Lack of proper infrastructure

Another barrier preventing Blockchain from going mainstream is that current technologies and employee capabilities are not able to handle implementation of Blockchain at a large scale. On the current scale of relatively modest adoption, Blockchain-based systems can continue to function smoothly. However, when the technology becomes mainstream, users and transactions could jump by orders of magnitude. Current platforms and technologies are not set up to organise or deal with the large amount of information required for such heavy use.

Moreover, upskilling of employees will also be needed on a large scale. If Blockchain adoption becomes mainstream, businesses will have to find far more qualified personnel to manage the various applications of the technology. However, as the technology is still in an early phase, at the moment we do not have enough skilled people to properly support its widespread adoption.


Other concerns for the business community

Other challenges include the ability of business to gain strategic value from Blockchain. Many businesses will not divert resources into a new concept until they can be convinced of a clear return on their investment, as well as the compatibility of partners across a supply chain.

Moreover, issues surrounding security have raised concern among many business leaders. These types of problems continue to tarnish Blockchain’s image, preventing it from being seen as a secure technology ready for mainstream adoption.

Before Blockchain can be implemented for mainstream use, business models will also have to be changed for adoption. ROI will need to be properly quantified. And to build a Blockchain strategy which can be integrated with wider ecosystem and technology deployment across the organisation, businesses need to put in place effective partnerships across the supply chain.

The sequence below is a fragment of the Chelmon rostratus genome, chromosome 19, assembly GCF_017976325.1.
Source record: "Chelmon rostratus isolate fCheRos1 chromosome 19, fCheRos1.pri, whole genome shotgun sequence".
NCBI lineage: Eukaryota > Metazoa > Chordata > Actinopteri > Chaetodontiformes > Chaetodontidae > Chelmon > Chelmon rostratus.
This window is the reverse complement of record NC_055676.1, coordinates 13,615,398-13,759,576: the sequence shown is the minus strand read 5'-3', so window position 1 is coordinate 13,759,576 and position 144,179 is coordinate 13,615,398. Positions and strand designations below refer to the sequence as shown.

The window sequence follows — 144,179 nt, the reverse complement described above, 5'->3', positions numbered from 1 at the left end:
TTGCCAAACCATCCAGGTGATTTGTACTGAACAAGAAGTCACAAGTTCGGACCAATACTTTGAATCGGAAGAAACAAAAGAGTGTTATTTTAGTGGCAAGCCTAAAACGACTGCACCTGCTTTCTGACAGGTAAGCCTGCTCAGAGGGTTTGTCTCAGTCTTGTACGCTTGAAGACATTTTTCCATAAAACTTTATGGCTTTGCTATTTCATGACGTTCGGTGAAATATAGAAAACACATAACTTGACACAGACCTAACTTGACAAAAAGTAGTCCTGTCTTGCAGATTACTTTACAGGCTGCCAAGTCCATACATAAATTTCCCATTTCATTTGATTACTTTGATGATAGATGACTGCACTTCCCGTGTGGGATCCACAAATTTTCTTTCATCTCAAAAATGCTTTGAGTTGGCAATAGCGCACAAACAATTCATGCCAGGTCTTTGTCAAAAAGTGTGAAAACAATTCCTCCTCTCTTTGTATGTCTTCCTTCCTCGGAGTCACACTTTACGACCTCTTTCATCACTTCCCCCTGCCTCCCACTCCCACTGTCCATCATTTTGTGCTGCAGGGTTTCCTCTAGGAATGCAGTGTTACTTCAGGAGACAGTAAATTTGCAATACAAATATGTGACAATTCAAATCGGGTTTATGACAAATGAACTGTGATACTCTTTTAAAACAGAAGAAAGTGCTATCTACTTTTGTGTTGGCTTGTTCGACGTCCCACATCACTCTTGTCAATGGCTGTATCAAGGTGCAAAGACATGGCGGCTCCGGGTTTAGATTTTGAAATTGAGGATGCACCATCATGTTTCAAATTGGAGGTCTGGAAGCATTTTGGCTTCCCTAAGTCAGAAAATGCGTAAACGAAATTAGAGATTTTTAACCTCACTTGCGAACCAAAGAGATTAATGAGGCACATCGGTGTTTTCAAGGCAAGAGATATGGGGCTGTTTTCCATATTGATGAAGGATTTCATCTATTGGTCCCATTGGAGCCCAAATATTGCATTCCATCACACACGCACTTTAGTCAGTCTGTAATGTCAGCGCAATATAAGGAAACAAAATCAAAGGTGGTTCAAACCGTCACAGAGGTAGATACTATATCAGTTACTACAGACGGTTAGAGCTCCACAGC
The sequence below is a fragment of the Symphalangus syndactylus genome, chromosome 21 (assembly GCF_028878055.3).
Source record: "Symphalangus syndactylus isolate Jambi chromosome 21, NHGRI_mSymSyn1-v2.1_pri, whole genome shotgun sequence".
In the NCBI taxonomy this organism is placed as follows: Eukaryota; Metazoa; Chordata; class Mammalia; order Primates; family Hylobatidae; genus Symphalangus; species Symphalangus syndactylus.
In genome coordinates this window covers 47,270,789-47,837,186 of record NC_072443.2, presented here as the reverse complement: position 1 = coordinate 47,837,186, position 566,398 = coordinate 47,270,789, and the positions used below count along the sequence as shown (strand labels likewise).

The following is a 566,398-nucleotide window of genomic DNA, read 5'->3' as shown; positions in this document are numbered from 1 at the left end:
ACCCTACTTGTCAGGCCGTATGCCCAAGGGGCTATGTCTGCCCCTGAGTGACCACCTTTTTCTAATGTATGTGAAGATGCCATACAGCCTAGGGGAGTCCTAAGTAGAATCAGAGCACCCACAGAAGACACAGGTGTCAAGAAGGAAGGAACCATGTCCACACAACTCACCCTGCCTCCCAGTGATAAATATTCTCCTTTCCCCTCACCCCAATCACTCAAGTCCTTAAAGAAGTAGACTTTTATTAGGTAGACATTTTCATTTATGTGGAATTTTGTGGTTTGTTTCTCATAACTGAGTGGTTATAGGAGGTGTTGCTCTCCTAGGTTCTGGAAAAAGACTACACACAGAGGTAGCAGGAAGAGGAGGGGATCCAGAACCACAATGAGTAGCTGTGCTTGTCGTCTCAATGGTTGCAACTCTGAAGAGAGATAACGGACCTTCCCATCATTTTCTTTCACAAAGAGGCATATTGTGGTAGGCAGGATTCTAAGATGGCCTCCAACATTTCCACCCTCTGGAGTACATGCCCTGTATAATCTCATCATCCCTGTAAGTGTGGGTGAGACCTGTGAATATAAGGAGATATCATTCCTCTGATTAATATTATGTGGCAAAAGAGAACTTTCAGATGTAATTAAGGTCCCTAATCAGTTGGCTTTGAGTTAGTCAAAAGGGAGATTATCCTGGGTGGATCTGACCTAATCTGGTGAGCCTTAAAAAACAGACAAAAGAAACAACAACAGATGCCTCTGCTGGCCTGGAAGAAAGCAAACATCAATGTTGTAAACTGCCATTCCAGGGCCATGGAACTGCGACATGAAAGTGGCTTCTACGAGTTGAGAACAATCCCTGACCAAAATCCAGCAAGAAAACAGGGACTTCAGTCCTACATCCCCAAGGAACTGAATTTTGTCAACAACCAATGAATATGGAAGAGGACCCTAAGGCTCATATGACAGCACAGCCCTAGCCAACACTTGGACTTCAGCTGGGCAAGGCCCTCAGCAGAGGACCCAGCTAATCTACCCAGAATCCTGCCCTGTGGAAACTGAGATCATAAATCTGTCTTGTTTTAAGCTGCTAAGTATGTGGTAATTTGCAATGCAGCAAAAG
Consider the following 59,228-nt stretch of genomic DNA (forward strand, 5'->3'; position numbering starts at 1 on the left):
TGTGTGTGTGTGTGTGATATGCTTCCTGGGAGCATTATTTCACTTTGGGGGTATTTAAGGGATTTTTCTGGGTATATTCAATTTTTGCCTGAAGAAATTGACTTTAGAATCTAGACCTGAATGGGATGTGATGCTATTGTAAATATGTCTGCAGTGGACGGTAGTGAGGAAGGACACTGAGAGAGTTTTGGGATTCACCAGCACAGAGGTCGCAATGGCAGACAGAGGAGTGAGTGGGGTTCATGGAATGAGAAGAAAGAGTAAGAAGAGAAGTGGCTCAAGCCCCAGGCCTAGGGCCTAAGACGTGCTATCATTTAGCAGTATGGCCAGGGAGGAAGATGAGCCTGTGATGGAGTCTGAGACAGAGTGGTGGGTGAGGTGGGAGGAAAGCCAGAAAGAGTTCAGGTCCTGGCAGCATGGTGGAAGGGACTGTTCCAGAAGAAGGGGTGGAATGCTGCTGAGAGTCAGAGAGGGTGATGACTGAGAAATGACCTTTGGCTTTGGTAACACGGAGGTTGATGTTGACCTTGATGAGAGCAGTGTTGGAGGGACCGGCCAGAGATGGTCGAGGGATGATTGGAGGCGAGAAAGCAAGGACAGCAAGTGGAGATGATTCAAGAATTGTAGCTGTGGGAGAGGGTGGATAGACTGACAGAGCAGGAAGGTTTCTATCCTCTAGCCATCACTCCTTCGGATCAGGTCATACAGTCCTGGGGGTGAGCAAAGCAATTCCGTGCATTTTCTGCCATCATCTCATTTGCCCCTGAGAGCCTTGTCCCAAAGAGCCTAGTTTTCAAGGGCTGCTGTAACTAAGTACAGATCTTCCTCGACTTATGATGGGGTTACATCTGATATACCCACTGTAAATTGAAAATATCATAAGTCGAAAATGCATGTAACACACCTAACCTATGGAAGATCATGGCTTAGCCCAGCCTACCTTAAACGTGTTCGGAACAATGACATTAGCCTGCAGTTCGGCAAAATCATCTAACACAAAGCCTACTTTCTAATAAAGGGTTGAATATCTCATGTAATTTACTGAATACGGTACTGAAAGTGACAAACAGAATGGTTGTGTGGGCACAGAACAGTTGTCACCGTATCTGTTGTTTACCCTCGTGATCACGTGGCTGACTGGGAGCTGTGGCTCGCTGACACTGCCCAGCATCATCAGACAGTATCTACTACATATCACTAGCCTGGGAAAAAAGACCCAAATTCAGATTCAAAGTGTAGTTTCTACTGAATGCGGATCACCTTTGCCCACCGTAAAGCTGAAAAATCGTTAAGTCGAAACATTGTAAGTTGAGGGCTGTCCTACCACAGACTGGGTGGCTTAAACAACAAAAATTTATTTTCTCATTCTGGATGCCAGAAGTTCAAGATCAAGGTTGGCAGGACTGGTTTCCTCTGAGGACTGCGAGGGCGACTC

Each of these steps takes time, and many executives are likely to take a ‘wait and see’ approach before investing in a Blockchain-powered future.


A matter of time

Optimism surrounding Blockchain is warranted within the business community, despite the conceptual and practical issues surrounding education and implementation. While Blockchain technology could well be the future, it is not quite ready yet. Over-enthusiasm at an early stage is exactly what spurred the rise and fall of Bitcoin.

Businesses, investors, and everyday consumers must learn to look past the hype and study the current state of Blockchain. The benefits of the technology are real, and have the potential to remove ongoing issues that companies today often face. While the present security concerns surrounding the technology are valid, maturity will come in time, and trust will follow along with it.

In order for the Blockchain industry to mature and become ready for the mainstream, education is key. Education – both for the public and businesses – is the first step that has to be taken before Blockchain can be widely adopted with any success. The public needs to understand why this technology will help them, and businesses need to put the necessary skills in place.

With the right foundation, technological development will proceed at a good pace, just as it has in other disruptive industries. These efforts will support the growing demand for the technology, ensuring smooth operation moving forward.

Businesses will need to keep a close eye on the progress surrounding Blockchain, in order to get the timing right. Adopt too early, and operations may be impeded by too many false starts. Too late, and their competitors will leverage Blockchain to build a competitive advantage that will be hard to overcome. By remaining on top of the issue, and preparing for the right moment to ride the technological wave, businesses can set themselves up for a new generation of Blockchain-powered efficiency and reliability.